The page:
Writing on Holy Ground

I'm not going to lie. This year has been rough. There have been rather a lot of stressful days, anger, confusion, fear...more failure than I like to admit. I haven't talked about it much because I can always look around and see others who seem to be having a harder time than I am. I'm generally inclined to doubt the legitimacy of my own problems and it isn't 'til afterwards, when I'm walking in the light at the end of the tunnel, that I look back and realize, 'wow! That was bad!' But, as with all rough times, I find that I have more reason for gratitude than for lament. Sure, it hasn't been fun, but I have learned a lot. Hardship reveals character, and I've found out a great deal about mine. I have flaws. Lots of them. But my God is oh, so good, and I have confidence that He'll see me through.

One (rather unexpected) benefit is that these trials are finally shaping me into the writer I've always wanted to be. Some of you readers may be aware of my propensity for writing mediocre prose fiction. I've been scribbling out short stories and starting (and abandoning) novels ever since I learned how to write. My writing got to the point of being rather decent...but nothing more than that. Always, always, in the back of my mind there lurked the knowledge that something was missing. My writing lacked depth, soul, that elusive yet unmistakable ring of solid truth.

So I put my big writing aspirations aside until I was older, stronger, wiser. I focused on my blog, my poetry and my photography. That worked. I was satisfied. No more wrangling with characters who didn't ring true, plot lines that didn't come together, places that didn't seem real. I drew comfort from a vision of myself as a silver-haired seventy-year-old, sitting down at last to a beautiful master-work of wit and wisdom and the deep truths of the human soul. I mentioned this plan to my sister, Carrie, supposing that if anyone, anywhere, was going to understand, she probably would. Her response shocked me. She encouraged me to (I paraphrase), "just write, even if it isn't very good."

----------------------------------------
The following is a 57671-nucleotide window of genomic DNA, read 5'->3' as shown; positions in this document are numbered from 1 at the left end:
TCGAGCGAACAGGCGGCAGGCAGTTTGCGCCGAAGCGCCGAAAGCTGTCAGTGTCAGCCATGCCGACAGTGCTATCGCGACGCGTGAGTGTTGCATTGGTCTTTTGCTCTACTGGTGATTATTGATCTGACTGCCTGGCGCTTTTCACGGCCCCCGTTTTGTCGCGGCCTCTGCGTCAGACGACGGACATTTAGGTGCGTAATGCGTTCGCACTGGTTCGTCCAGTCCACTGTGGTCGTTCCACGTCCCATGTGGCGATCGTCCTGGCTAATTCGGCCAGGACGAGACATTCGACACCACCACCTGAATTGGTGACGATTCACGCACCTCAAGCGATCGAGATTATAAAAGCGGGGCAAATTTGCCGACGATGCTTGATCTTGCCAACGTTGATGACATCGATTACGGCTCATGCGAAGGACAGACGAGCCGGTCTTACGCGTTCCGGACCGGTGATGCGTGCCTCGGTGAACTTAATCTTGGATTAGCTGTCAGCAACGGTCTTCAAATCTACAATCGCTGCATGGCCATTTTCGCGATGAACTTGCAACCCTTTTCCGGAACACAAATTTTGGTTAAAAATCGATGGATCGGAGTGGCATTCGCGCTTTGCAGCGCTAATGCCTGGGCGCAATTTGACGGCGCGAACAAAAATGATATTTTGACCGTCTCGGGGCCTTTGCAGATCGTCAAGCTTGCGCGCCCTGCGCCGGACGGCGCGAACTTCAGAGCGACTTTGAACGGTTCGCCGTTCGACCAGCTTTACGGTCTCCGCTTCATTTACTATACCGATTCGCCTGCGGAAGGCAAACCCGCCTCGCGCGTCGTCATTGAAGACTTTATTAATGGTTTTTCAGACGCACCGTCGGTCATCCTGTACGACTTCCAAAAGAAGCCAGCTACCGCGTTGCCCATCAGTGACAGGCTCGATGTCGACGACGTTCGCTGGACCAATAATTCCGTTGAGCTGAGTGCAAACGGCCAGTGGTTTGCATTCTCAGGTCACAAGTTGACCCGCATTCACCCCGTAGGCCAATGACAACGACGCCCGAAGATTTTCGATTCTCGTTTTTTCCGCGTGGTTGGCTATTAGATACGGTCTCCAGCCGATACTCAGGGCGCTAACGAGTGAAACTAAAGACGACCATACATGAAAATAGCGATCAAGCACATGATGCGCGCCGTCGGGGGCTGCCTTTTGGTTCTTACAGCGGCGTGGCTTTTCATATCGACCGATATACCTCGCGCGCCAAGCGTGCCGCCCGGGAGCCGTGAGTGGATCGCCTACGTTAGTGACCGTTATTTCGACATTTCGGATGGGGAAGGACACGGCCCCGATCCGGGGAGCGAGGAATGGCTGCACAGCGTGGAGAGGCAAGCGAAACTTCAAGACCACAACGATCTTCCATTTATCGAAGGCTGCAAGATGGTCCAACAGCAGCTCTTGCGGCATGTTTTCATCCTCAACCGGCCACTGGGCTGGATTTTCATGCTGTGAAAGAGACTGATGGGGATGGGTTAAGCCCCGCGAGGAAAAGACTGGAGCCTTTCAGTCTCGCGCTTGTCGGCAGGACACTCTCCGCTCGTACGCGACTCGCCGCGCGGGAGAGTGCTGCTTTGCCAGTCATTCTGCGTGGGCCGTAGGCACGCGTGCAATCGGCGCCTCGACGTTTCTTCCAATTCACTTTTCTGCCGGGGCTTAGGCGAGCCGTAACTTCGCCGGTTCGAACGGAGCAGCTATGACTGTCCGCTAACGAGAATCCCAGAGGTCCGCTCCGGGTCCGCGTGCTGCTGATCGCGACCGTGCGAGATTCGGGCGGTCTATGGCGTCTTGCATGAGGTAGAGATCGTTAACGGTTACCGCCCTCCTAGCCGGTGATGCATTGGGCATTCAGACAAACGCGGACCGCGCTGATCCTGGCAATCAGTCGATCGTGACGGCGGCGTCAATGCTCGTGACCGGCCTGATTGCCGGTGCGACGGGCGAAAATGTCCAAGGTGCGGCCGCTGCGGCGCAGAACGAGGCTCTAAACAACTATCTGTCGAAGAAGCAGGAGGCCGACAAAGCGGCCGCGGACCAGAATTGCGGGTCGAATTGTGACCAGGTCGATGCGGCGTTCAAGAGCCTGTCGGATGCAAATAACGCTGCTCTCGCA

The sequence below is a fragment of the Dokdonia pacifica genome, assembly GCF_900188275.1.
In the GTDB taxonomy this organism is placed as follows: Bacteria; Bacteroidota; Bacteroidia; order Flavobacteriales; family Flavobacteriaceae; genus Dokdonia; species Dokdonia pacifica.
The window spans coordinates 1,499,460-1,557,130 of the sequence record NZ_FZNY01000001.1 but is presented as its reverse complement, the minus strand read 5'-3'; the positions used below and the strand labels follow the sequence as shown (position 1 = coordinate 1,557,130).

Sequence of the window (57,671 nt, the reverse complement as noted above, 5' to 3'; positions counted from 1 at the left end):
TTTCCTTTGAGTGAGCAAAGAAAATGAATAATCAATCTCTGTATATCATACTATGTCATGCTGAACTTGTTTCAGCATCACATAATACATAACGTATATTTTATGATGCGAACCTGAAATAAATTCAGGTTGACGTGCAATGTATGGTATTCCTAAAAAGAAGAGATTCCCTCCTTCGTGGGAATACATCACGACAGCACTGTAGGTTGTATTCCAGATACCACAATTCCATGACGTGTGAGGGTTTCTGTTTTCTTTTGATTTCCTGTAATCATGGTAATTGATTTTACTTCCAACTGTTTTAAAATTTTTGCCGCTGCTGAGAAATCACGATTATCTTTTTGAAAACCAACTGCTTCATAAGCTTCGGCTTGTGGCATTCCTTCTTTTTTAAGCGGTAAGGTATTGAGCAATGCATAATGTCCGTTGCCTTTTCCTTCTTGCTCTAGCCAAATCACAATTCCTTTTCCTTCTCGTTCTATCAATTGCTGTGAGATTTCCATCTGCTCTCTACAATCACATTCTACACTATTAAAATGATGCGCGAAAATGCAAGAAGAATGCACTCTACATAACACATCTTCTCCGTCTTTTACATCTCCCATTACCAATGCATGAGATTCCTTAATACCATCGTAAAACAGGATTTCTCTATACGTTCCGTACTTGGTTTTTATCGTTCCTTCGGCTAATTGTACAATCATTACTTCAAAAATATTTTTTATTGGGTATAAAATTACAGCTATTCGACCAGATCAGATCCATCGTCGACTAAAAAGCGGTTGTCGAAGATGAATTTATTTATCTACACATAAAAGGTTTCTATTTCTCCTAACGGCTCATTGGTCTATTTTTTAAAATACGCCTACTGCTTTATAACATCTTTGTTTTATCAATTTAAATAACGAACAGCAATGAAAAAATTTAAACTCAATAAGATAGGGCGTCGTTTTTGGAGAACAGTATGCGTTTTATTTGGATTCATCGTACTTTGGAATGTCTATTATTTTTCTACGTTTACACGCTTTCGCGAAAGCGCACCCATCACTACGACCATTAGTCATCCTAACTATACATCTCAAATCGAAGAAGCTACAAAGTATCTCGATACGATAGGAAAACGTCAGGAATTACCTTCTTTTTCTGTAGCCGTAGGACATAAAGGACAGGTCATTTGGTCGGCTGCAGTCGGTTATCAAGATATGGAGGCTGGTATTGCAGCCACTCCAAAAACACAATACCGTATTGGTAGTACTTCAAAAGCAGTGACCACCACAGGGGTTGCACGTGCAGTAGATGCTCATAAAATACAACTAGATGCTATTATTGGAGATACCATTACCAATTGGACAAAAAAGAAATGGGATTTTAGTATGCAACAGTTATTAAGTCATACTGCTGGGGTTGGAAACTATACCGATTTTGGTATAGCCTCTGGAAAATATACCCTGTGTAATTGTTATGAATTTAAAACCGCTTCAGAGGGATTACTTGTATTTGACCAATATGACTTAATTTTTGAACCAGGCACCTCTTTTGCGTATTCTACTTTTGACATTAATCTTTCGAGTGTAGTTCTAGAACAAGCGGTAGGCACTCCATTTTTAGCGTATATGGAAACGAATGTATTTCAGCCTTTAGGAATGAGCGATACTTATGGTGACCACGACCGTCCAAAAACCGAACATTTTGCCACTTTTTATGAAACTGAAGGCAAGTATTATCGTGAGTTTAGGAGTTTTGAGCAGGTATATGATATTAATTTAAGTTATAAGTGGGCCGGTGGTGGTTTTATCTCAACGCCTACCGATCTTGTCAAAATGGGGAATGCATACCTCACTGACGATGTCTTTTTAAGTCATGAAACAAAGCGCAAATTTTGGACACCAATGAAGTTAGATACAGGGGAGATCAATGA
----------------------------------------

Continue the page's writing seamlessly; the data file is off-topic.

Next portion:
I dismissed her words at the time, but I couldn't ignore them for long. I had the suspicion that she was probably right. Several of my long-buried plots and characters resurrected and began to pester me. No matter where I went or what I did, a character was plucking at my elbow, begging 'write me! Write me!' I was desperate. My options seemed to either be 1) Write or 2) Gradually go mad under the sheer weight of the stories begging to be written.

I began to pray. I had never prayed about my writing before, but this time I was scared stiff and I knew that I would need some serious help if I wanted to make something worthwhile. Very, very cautiously, I began to gather some ideas, pull together some plots and some characters. Inspirations began to crowd in thick and fast. Huge, crazy, God-sized inspirations. I started to write, timidly at first, but gradually gaining speed and boldness.

Now? I am going somewhere. I'm not sure where, because experience has taught me to expect the unexpected when God's in control.

I asked Him to help me write well.

And that's where the pain comes in.

Pain is never arbitrary or random in the life of a Christian. If 'in all things God works for the good of those who love Him, who have been called according to His purpose' (Rom. 8:28), then pain can be re-purposed for good.

My good.

Your good.

The good of my stories.

If you're going to write a relatable character who goes through relatable hardship, you need to know a little something about hardship. An empathetic soul like mine can understand a great deal that is outside its experience, but there is a point at which real experience becomes a necessity. The truth of this hit me one day - a really, really bad day - when I found myself wanting to quit. I don't frequently want to just throw in the towel and run away, but on that particular day, hiding seemed like an excellent idea. As I was plotting my escape, and perhaps getting a bit angry with God, the thought hit me, 'you're acting just like one of your characters.' And I stopped, shocked, and started to laugh. It was true. And in that moment, I suddenly understood one of my story's inhabitants in a way I'd never done before.